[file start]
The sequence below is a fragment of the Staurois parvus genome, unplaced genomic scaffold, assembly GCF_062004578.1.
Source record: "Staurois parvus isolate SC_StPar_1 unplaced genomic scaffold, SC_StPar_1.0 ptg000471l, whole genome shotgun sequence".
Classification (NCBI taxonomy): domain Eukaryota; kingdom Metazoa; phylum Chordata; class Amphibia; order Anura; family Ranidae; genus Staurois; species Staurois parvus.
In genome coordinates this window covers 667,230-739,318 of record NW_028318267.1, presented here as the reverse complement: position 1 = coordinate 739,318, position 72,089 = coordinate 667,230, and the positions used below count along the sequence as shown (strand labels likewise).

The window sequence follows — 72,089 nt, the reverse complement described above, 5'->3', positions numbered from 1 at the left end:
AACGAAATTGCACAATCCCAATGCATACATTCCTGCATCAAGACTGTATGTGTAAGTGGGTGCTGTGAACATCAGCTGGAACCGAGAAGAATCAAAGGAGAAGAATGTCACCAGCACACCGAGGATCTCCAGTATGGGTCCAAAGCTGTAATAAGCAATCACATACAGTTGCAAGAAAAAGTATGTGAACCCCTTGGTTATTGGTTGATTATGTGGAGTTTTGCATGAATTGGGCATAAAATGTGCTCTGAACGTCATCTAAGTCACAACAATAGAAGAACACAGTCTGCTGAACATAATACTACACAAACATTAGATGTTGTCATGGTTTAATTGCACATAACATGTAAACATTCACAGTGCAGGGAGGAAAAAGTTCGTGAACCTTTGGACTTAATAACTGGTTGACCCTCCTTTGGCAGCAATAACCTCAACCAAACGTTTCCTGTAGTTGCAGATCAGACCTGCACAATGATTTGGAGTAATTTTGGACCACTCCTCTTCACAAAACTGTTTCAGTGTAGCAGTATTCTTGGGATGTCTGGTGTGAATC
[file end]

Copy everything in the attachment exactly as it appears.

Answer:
The sequence below is a fragment of the Staurois parvus genome, unplaced genomic scaffold, assembly GCF_062004578.1.
Source record: "Staurois parvus isolate SC_StPar_1 unplaced genomic scaffold, SC_StPar_1.0 ptg000471l, whole genome shotgun sequence".
Classification (NCBI taxonomy): domain Eukaryota; kingdom Metazoa; phylum Chordata; class Amphibia; order Anura; family Ranidae; genus Staurois; species Staurois parvus.
In genome coordinates this window covers 667,230-739,318 of record NW_028318267.1, presented here as the reverse complement: position 1 = coordinate 739,318, position 72,089 = coordinate 667,230, and the positions used below count along the sequence as shown (strand labels likewise).

The window sequence follows — 72,089 nt, the reverse complement described above, 5'->3', positions numbered from 1 at the left end:
AACGAAATTGCACAATCCCAATGCATACATTCCTGCATCAAGACTGTATGTGTAAGTGGGTGCTGTGAACATCAGCTGGAACCGAGAAGAATCAAAGGAGAAGAATGTCACCAGCACACCGAGGATCTCCAGTATGGGTCCAAAGCTGTAATAAGCAATCACATACAGTTGCAAGAAAAAGTATGTGAACCCCTTGGTTATTGGTTGATTATGTGGAGTTTTGCATGAATTGGGCATAAAATGTGCTCTGAACGTCATCTAAGTCACAACAATAGAAGAACACAGTCTGCTGAACATAATACTACACAAACATTAGATGTTGTCATGGTTTAATTGCACATAACATGTAAACATTCACAGTGCAGGGAGGAAAAAGTTCGTGAACCTTTGGACTTAATAACTGGTTGACCCTCCTTTGGCAGCAATAACCTCAACCAAACGTTTCCTGTAGTTGCAGATCAGACCTGCACAATGATTTGGAGTAATTTTGGACCACTCCTCTTCACAAAACTGTTTCAGTGTAGCAGTATTCTTGGGATGTCTGGTGTGAATC